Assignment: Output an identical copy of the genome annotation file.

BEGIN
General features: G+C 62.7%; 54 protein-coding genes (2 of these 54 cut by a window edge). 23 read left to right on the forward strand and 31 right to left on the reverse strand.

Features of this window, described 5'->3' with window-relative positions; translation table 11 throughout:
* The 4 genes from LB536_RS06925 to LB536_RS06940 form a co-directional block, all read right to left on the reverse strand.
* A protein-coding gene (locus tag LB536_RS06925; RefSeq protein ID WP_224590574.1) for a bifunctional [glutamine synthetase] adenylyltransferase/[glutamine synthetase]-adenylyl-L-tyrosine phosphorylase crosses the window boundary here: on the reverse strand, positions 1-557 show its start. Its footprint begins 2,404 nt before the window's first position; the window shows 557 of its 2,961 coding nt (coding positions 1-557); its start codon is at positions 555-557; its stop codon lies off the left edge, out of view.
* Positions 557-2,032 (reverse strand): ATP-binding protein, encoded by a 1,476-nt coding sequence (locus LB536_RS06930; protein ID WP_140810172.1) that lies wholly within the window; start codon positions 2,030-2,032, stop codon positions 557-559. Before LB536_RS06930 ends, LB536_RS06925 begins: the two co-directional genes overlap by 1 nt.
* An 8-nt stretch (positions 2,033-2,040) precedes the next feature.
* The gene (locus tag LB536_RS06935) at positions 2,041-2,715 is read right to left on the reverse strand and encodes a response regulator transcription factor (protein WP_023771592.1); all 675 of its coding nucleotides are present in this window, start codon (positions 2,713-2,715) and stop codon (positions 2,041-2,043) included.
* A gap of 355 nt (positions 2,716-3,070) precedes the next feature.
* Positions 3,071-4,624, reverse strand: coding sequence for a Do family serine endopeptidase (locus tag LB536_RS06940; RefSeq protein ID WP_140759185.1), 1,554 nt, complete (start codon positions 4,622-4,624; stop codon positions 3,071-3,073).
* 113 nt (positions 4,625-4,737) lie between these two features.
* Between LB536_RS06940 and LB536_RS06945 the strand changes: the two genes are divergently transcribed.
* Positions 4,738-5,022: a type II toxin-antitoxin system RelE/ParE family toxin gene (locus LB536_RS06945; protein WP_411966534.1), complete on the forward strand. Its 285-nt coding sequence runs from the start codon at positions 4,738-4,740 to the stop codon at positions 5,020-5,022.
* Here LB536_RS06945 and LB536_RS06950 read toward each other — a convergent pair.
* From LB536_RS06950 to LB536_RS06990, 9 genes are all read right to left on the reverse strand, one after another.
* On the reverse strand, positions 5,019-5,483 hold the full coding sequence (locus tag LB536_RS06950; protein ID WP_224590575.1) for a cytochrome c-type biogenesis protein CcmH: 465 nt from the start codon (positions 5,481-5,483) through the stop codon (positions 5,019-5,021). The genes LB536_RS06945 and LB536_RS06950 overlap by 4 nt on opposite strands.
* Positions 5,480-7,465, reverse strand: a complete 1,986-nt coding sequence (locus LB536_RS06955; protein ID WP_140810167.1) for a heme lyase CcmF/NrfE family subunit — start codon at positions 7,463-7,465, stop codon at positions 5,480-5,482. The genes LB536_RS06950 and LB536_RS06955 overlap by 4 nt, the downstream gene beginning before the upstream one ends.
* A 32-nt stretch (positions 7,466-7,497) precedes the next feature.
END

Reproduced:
General features: G+C 62.7%; 54 protein-coding genes (2 of these 54 cut by a window edge). 23 read left to right on the forward strand and 31 right to left on the reverse strand.

Features of this window, described 5'->3' with window-relative positions; translation table 11 throughout:
* The 4 genes from LB536_RS06925 to LB536_RS06940 form a co-directional block, all read right to left on the reverse strand.
* A protein-coding gene (locus tag LB536_RS06925; RefSeq protein ID WP_224590574.1) for a bifunctional [glutamine synthetase] adenylyltransferase/[glutamine synthetase]-adenylyl-L-tyrosine phosphorylase crosses the window boundary here: on the reverse strand, positions 1-557 show its start. Its footprint begins 2,404 nt before the window's first position; the window shows 557 of its 2,961 coding nt (coding positions 1-557); its start codon is at positions 555-557; its stop codon lies off the left edge, out of view.
* Positions 557-2,032 (reverse strand): ATP-binding protein, encoded by a 1,476-nt coding sequence (locus LB536_RS06930; protein ID WP_140810172.1) that lies wholly within the window; start codon positions 2,030-2,032, stop codon positions 557-559. Before LB536_RS06930 ends, LB536_RS06925 begins: the two co-directional genes overlap by 1 nt.
* An 8-nt stretch (positions 2,033-2,040) precedes the next feature.
* The gene (locus tag LB536_RS06935) at positions 2,041-2,715 is read right to left on the reverse strand and encodes a response regulator transcription factor (protein WP_023771592.1); all 675 of its coding nucleotides are present in this window, start codon (positions 2,713-2,715) and stop codon (positions 2,041-2,043) included.
* A gap of 355 nt (positions 2,716-3,070) precedes the next feature.
* Positions 3,071-4,624, reverse strand: coding sequence for a Do family serine endopeptidase (locus tag LB536_RS06940; RefSeq protein ID WP_140759185.1), 1,554 nt, complete (start codon positions 4,622-4,624; stop codon positions 3,071-3,073).
* 113 nt (positions 4,625-4,737) lie between these two features.
* Between LB536_RS06940 and LB536_RS06945 the strand changes: the two genes are divergently transcribed.
* Positions 4,738-5,022: a type II toxin-antitoxin system RelE/ParE family toxin gene (locus LB536_RS06945; protein WP_411966534.1), complete on the forward strand. Its 285-nt coding sequence runs from the start codon at positions 4,738-4,740 to the stop codon at positions 5,020-5,022.
* Here LB536_RS06945 and LB536_RS06950 read toward each other — a convergent pair.
* From LB536_RS06950 to LB536_RS06990, 9 genes are all read right to left on the reverse strand, one after another.
* On the reverse strand, positions 5,019-5,483 hold the full coding sequence (locus tag LB536_RS06950; protein ID WP_224590575.1) for a cytochrome c-type biogenesis protein CcmH: 465 nt from the start codon (positions 5,481-5,483) through the stop codon (positions 5,019-5,021). The genes LB536_RS06945 and LB536_RS06950 overlap by 4 nt on opposite strands.
* Positions 5,480-7,465, reverse strand: a complete 1,986-nt coding sequence (locus LB536_RS06955; protein ID WP_140810167.1) for a heme lyase CcmF/NrfE family subunit — start codon at positions 7,463-7,465, stop codon at positions 5,480-5,482. The genes LB536_RS06950 and LB536_RS06955 overlap by 4 nt, the downstream gene beginning before the upstream one ends.
* A 32-nt stretch (positions 7,466-7,497) precedes the next feature.